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The South China Sea: The Struggle for Power in Asia by Bill Hayton (review)

The South China Sea: The Struggle for Power in Asia by Bill Hayton (review) Contemporary Southeast Asia Vol. 36, No. 3 (2014), pp. 467–69 DOI: 10.1355/cs36-3f © 2014 ISEAS ISSN 0129-797X print / ISSN 1793-284X electronic The South China Sea: The Struggle for Power in Asia. By Bill Hayton. New Haven and London: Yale University Press, 2014. Hardcover: 298pp. One of the most vexing problems confronting anyone attempting to scrutinize developments in the intensifying dispute over the South China Sea is the lack of any single point of ultimate knowledge. As it worsens, the dispute moves across several spheres simultaneously — commerce, diplomacy, law as well as the military and strategic realms. Then there are the domestic political considerations, such as the roiling nationalism both feared and manipulated by the Communist Party leaderships of rival claimants China and Vietnam. Whether it is an oil executive in Houston, a military analyst at the Pentagon or a lawyer in Singapore, there is no shortage of people who specialize in parts of the equation. But few can offer an absolute grasp on the whole. In presenting a long-overdue survey of the gathering storm over the South China Sea, BBC journalist Bill Hayton has, therefore, produced a fine book at an important time. The dispute pits http://www.deepdyve.com/assets/images/DeepDyve-Logo-lg.png Contemporary Southeast Asia: A Journal of International and Strategic Affairs Institute of Southeast Asian Studies

The South China Sea: The Struggle for Power in Asia by Bill Hayton (review)

The South China Sea: The Struggle for Power in Asia by Bill Hayton (review)


Contemporary Southeast Asia Vol. 36, No. 3 (2014), pp. 467–69 DOI: 10.1355/cs36-3f © 2014 ISEAS ISSN 0129-797X print / ISSN 1793-284X electronic The South China Sea: The Struggle for Power in Asia. By Bill Hayton. New Haven and London: Yale University Press, 2014. Hardcover: 298pp. One of the most vexing problems confronting anyone attempting to scrutinize developments in the intensifying dispute over the South China Sea is the lack of any single point of ultimate knowledge. As it worsens, the dispute moves across several spheres simultaneously — commerce, diplomacy, law as well as the military and strategic realms. Then there are the domestic political considerations, such as the roiling nationalism both feared and manipulated by the Communist Party leaderships of rival claimants China and Vietnam. Whether it is an oil executive in Houston, a military analyst at the Pentagon or a lawyer in Singapore, there is no shortage of people who specialize in parts of the equation. But few can offer an absolute grasp on the whole. In presenting a long-overdue survey of the gathering storm over the South China Sea, BBC journalist Bill Hayton has, therefore, produced a fine book at an important time. The dispute pits Beijing against smaller neighbours — Vietnam, the Philippines, Malaysia and Brunei — but Hayton correctly places it within the evolving Great Power rivalry between a longdominant United States and a rising China. It is a theme he returns to throughout the book. If that rivalry will define coming decades, the South China Sea is a strategic fault-line that is already exposing those emerging tensions. It is highlighting China’s determination to shape its own rise, rather than be shaped by others, particularly any Western-dominated alliance. That can be seen in its strategic ambiguity towards international legal traditions that, theoretically at least, could...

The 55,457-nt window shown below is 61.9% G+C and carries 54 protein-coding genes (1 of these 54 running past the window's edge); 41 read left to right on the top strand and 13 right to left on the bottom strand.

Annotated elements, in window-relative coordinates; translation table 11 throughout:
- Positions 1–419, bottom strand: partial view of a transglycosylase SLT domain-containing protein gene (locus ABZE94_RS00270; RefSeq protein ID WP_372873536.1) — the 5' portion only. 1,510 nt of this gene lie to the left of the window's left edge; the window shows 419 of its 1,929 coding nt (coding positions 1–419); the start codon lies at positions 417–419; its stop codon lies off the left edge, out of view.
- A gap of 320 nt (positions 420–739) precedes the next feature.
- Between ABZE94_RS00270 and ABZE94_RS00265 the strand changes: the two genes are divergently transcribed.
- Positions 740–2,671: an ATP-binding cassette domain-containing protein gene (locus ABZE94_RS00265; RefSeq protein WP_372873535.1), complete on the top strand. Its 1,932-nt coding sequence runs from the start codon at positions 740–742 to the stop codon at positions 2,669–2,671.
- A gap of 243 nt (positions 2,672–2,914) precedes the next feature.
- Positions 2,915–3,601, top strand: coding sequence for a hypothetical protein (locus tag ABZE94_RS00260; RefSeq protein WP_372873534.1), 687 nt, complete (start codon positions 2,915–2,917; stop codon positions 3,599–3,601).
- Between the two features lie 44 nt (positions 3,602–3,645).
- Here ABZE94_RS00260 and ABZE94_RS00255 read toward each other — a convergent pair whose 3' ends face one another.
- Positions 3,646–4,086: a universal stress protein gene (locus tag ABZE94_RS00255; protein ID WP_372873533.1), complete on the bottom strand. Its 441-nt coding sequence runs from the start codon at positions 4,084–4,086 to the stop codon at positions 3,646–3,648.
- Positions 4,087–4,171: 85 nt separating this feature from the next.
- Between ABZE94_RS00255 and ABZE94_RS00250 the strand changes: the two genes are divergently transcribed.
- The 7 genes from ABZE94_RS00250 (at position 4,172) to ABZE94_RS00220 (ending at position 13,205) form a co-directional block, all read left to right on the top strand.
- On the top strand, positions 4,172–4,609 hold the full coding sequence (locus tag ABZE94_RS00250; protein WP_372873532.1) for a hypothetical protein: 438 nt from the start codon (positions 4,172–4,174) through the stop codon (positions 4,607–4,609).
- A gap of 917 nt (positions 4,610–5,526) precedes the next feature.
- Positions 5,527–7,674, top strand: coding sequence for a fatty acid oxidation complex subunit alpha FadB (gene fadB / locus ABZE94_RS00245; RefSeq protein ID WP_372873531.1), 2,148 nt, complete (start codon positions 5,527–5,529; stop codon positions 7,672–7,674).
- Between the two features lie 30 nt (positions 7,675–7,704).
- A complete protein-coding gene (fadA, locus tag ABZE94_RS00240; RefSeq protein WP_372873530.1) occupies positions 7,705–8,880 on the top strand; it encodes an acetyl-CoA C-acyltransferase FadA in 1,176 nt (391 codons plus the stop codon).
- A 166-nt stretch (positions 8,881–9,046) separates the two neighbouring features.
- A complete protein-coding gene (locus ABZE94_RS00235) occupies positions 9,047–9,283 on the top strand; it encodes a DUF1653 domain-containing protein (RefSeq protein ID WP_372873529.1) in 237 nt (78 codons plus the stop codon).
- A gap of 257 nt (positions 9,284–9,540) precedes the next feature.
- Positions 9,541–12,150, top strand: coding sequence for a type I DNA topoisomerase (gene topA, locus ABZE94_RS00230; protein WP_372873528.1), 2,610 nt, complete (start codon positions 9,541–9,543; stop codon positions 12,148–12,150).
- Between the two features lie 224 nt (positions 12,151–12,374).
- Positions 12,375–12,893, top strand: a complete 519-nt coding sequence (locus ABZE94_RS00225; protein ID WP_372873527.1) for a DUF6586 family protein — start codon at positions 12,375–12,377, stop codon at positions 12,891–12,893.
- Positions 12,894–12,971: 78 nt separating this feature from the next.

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Publisher
Institute of Southeast Asian Studies
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Copyright © The Institute of Southeast Asian Studies.
ISSN
1793-284X
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Abstract

Contemporary Southeast Asia Vol. 36, No. 3 (2014), pp. 467–69 DOI: 10.1355/cs36-3f © 2014 ISEAS ISSN 0129-797X print / ISSN 1793-284X electronic The South China Sea: The Struggle for Power in Asia. By Bill Hayton. New Haven and London: Yale University Press, 2014. Hardcover: 298pp. One of the most vexing problems confronting anyone attempting to scrutinize developments in the intensifying dispute over the South China Sea is the lack of any single point of ultimate knowledge. As it worsens, the dispute moves across several spheres simultaneously — commerce, diplomacy, law as well as the military and strategic realms. Then there are the domestic political considerations, such as the roiling nationalism both feared and manipulated by the Communist Party leaderships of rival claimants China and Vietnam. Whether it is an oil executive in Houston, a military analyst at the Pentagon or a lawyer in Singapore, there is no shortage of people who specialize in parts of the equation. But few can offer an absolute grasp on the whole. In presenting a long-overdue survey of the gathering storm over the South China Sea, BBC journalist Bill Hayton has, therefore, produced a fine book at an important time. The dispute pits

Journal

Contemporary Southeast Asia: A Journal of International and Strategic AffairsInstitute of Southeast Asian Studies

Published: Dec 18, 2014

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